Militarizing Mayberry

America, long ago, passed very strong laws limiting the ability of the federal government to deploy troops domestically. These laws, the Insurrection Act and the Posse Commitatus Act, prevent federal forces from being used domestically except in the most dire of national emergencies. Though weakened by the 2007 Defense Authorization Bill which, in the wake of President Bush being blamed for a slow response to Hurricane Katrina, watered down the justification needed for the use of federal forces domestically, these laws are still very much in effect and are some of the most important limits on federal power in federal code.

But it seems as though the feds have found a way to go around these laws. Across the nation, under the guise of national security, local local law enforcement agencies are being militarized through money made available by Congress. This leaves us with local police officers so thoroughly armed that they are almost indistinguishable, in some ways, from soldiers.

Nestled amid plains so flat the locals joke you can watch your dog run away for miles, Fargo treasures its placid lifestyle, seldom pierced by the mayhem and violence common in other urban communities. North Dakota’s largest city has averaged fewer than two homicides a year since 2005, and there’s not been a single international terrorism prosecution in the last decade.

But that hasn’t stopped authorities in Fargo and its surrounding county from going on an $8 million buying spree to arm police officers with the sort of gear once reserved only for soldiers fighting foreign wars.

Every city squad car is equipped today with a military-style assault rifle, and officers can don Kevlar helmets able to withstand incoming fire from battlefield-grade ammunition. And for that epic confrontation—if it ever occurs—officers can now summon a new $256,643 armored truck, complete with a rotating turret. For now, though, the menacing truck is used mostly for training and appearances at the annual city picnic, where it’s been parked near the children’s bounce house.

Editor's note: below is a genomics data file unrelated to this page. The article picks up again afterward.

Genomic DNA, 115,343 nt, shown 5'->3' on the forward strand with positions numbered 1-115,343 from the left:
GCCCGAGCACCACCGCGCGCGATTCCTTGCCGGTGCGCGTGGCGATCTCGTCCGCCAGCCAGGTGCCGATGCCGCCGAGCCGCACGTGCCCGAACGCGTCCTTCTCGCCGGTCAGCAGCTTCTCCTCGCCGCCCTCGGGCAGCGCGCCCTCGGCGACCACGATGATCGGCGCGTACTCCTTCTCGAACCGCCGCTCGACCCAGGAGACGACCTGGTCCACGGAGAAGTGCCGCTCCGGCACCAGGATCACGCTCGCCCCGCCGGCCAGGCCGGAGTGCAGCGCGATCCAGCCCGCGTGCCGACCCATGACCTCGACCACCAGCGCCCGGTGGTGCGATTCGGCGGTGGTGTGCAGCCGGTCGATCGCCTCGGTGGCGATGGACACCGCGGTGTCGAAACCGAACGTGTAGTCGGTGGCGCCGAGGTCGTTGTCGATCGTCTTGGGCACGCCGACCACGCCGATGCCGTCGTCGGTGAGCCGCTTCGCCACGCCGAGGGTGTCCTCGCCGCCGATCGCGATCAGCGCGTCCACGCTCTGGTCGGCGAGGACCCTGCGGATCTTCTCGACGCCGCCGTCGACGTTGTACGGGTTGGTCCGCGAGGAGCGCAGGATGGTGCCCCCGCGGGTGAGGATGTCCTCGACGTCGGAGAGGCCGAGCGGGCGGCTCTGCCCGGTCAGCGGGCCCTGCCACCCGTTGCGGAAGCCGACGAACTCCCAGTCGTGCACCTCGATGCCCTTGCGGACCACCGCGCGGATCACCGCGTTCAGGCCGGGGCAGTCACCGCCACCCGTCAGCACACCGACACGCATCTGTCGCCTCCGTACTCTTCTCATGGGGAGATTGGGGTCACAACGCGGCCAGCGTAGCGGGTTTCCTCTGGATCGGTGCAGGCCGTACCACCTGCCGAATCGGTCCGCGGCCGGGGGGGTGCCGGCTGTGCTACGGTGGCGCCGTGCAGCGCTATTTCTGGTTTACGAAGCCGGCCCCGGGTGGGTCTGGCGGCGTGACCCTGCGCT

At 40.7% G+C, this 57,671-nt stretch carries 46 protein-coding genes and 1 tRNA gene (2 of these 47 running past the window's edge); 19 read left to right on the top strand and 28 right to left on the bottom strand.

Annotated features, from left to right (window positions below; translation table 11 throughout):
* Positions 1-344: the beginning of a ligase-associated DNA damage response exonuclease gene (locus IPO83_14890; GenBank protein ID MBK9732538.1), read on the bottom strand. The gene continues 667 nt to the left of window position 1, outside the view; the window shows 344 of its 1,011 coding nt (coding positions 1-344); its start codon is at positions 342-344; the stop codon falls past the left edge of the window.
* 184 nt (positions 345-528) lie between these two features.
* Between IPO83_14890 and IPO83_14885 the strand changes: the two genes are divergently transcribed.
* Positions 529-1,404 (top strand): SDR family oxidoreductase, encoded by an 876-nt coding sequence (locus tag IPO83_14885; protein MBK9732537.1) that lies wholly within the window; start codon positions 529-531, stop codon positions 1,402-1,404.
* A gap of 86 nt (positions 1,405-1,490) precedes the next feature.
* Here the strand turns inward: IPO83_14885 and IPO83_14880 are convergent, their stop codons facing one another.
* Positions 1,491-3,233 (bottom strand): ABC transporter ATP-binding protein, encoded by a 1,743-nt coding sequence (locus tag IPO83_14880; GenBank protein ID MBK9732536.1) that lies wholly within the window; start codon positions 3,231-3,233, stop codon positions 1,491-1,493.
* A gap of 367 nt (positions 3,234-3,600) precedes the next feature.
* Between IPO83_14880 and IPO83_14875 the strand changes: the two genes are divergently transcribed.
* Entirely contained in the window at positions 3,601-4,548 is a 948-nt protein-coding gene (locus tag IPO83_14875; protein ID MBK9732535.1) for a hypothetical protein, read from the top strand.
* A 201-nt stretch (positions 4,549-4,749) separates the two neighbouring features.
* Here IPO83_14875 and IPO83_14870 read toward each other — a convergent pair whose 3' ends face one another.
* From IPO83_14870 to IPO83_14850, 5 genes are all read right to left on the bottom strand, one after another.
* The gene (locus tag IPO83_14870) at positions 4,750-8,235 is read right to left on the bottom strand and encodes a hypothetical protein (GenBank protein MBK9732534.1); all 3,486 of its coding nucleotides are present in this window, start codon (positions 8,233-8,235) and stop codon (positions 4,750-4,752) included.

“Most people are so fascinated by it, because nothing happens here,” says Carol Archbold, a Fargo resident and criminal justice professor at North Dakota State University. “There’s no terrorism here.”

Like Fargo, thousands of other local police departments nationwide have been amassing stockpiles of military-style equipment in the name of homeland security, aided by more than $34 billion in federal grants since the Sept. 11, 2001, terrorist attacks, a Daily Beast investigation conducted by the Center for Investigative Reporting has found.

Not only is a waste of money to militarize law enforcement officers in relatively low-crime areas like Fargo and North Dakota in general, it’s a worrisome bit of mission creep that has our law enforcement departments becoming more and more dependent on federal money for equipment and outfitting.

Obviously, a federal grant allowing local law enforcement to buy assault rifles, tanks and…uh…snow cone machines isn’t the same thing as a federal take over of law enforcement. But it is wasteful spending at a time when our nation can ill afford it, and you really have to wonder why people think even the communities in our nation with the least amount of crime need to be patrolled by law enforcement officials armed as if they were in Baghdad instead of Fargo.

Rob Port

Rob Port is the editor of In 2011 he was a finalist for the Watch Dog of the Year from the Sam Adams Alliance and winner of the Americans For Prosperity Award for Online Excellence. In 2013 the Washington Post named SAB one of the nation's top state-based political blogs, and named Rob one of the state's best political reporters.

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